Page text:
Dentate granule cell recruitment of feedforward inhibition governs engram maintenance and remote memory generalization

Abstract

Memories become less precise and generalized over time as memory traces reorganize in hippocampal–cortical networks. Increased time-dependent loss of memory precision is characterized by an overgeneralization of fear in individuals with post-traumatic stress disorder (PTSD) or age-related cognitive impairments. In the hippocampal dentate gyrus (DG), memories are thought to be encoded by so-called 'engram-bearing' dentate granule cells (eDGCs). Here we show, using rodents, that contextual fear conditioning increases connectivity between eDGCs and inhibitory interneurons (INs) in the downstream hippocampal CA3 region. We identify actin-binding LIM protein 3 (ABLIM3) as a mossy-fiber-terminal-localized cytoskeletal factor whose levels decrease after learning. Downregulation of ABLIM3 expression in DGCs was sufficient to increase connectivity with CA3 stratum lucidum INs (SLINs), promote parvalbumin (PV)-expressing SLIN activation, enhance feedforward inhibition onto CA3 and maintain a fear memory engram in the DG over time. Furthermore, downregulation of ABLIM3 expression in DGCs conferred conditioned context-specific reactivation of memory traces in hippocampal–cortical and amygdalar networks and decreased fear memory generalization at remote (i.e., distal) time points. Consistent with the observation of age-related hyperactivity of CA3, learning failed to increase DGC–SLIN connectivity in 17-month-old mice, whereas downregulation of ABLIM3 expression was sufficient to restore DGC–SLIN connectivity, increase PV+ SLIN activation and improve the precision of remote memories. These studies exemplify a connectivity-based strategy that targets a molecular brake of feedforward inhibition in DG–CA3 and may be harnessed to decrease time-dependent memory generalization in individuals with PTSD and improve memory precision in aging individuals.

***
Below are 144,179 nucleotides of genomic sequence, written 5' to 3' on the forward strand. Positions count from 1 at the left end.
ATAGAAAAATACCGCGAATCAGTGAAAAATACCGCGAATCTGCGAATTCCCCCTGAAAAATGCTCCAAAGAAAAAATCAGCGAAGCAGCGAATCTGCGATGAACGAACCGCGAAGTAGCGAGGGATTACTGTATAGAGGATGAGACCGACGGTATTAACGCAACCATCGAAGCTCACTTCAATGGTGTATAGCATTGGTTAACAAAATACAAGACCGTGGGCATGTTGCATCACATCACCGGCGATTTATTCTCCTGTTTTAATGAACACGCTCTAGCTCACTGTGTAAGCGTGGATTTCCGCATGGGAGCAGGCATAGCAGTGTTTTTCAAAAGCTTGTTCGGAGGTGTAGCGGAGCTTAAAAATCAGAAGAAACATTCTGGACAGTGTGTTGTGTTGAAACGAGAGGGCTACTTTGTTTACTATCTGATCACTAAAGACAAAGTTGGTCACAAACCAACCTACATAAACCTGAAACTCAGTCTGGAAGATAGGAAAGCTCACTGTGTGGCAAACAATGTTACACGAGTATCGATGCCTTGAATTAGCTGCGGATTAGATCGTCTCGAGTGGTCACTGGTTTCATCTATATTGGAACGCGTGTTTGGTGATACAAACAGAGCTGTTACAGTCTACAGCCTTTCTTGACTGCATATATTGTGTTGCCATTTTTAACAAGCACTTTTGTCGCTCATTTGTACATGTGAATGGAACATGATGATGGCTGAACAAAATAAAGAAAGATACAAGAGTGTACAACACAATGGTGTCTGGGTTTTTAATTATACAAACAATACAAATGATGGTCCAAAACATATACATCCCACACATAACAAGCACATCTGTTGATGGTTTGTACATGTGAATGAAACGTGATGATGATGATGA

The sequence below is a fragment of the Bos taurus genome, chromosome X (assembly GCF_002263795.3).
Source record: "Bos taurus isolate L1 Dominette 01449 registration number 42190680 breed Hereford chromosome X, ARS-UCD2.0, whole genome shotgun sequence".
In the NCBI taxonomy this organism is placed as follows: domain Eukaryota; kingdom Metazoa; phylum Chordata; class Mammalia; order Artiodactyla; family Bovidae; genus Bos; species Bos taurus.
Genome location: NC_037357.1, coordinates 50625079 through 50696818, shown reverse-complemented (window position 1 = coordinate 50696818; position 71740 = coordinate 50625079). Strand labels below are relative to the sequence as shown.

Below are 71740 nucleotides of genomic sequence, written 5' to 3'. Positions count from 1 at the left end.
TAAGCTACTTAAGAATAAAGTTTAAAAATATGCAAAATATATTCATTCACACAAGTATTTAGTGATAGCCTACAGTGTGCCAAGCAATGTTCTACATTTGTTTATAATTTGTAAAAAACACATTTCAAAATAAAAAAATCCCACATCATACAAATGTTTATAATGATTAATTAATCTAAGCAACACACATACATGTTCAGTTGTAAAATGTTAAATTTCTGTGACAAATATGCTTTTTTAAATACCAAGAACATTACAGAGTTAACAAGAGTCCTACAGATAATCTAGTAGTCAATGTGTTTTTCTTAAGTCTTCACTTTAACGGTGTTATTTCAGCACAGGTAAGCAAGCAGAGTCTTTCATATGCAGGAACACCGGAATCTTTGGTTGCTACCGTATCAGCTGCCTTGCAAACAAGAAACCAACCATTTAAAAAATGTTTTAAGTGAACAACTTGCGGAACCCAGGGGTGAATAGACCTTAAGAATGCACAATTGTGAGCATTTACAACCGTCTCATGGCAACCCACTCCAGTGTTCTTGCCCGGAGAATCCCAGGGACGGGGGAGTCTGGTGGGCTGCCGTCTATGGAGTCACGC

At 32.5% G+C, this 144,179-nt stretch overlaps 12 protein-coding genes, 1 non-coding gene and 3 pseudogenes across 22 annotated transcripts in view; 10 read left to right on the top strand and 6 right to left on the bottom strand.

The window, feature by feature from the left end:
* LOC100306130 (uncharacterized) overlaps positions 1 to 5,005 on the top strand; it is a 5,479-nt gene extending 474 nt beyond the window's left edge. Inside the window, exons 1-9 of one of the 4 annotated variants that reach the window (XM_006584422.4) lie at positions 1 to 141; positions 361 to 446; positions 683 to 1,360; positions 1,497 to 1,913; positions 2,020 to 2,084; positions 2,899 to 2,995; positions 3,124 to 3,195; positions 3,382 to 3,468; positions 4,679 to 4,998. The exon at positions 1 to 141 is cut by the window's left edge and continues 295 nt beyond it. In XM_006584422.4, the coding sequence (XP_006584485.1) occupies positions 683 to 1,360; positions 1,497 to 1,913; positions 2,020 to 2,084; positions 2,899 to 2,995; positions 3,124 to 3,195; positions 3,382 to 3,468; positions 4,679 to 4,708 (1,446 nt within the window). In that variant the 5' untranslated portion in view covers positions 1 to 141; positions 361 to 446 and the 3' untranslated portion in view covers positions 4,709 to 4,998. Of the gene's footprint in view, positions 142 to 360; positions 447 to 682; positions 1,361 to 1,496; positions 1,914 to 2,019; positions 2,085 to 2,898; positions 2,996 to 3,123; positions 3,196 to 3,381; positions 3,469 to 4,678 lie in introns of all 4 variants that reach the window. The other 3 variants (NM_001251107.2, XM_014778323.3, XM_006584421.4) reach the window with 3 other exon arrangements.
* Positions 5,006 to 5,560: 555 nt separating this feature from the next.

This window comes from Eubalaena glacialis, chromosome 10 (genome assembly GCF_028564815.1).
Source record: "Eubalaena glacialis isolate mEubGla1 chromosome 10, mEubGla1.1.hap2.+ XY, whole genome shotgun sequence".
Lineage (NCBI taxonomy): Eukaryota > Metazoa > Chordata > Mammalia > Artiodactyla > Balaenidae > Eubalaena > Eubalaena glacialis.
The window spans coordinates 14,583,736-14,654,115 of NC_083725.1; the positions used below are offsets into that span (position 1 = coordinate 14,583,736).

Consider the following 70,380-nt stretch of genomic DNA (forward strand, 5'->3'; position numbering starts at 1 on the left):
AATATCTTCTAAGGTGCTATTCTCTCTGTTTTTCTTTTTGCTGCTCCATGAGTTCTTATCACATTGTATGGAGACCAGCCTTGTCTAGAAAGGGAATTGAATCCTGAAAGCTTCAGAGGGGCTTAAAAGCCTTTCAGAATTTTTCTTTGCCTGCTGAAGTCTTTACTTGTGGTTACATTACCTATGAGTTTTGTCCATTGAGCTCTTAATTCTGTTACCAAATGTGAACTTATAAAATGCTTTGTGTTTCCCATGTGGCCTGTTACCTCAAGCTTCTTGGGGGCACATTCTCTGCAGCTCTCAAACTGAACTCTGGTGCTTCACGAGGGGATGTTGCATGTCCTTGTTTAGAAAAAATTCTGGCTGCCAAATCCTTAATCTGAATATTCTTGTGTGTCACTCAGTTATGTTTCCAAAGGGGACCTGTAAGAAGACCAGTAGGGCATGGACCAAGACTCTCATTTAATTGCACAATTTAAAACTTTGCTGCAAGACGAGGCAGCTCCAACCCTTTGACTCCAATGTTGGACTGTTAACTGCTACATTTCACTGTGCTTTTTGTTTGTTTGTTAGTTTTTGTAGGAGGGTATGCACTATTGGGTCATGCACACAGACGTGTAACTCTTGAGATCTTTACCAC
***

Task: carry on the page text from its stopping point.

https://www.nature.com/articles/nm.4491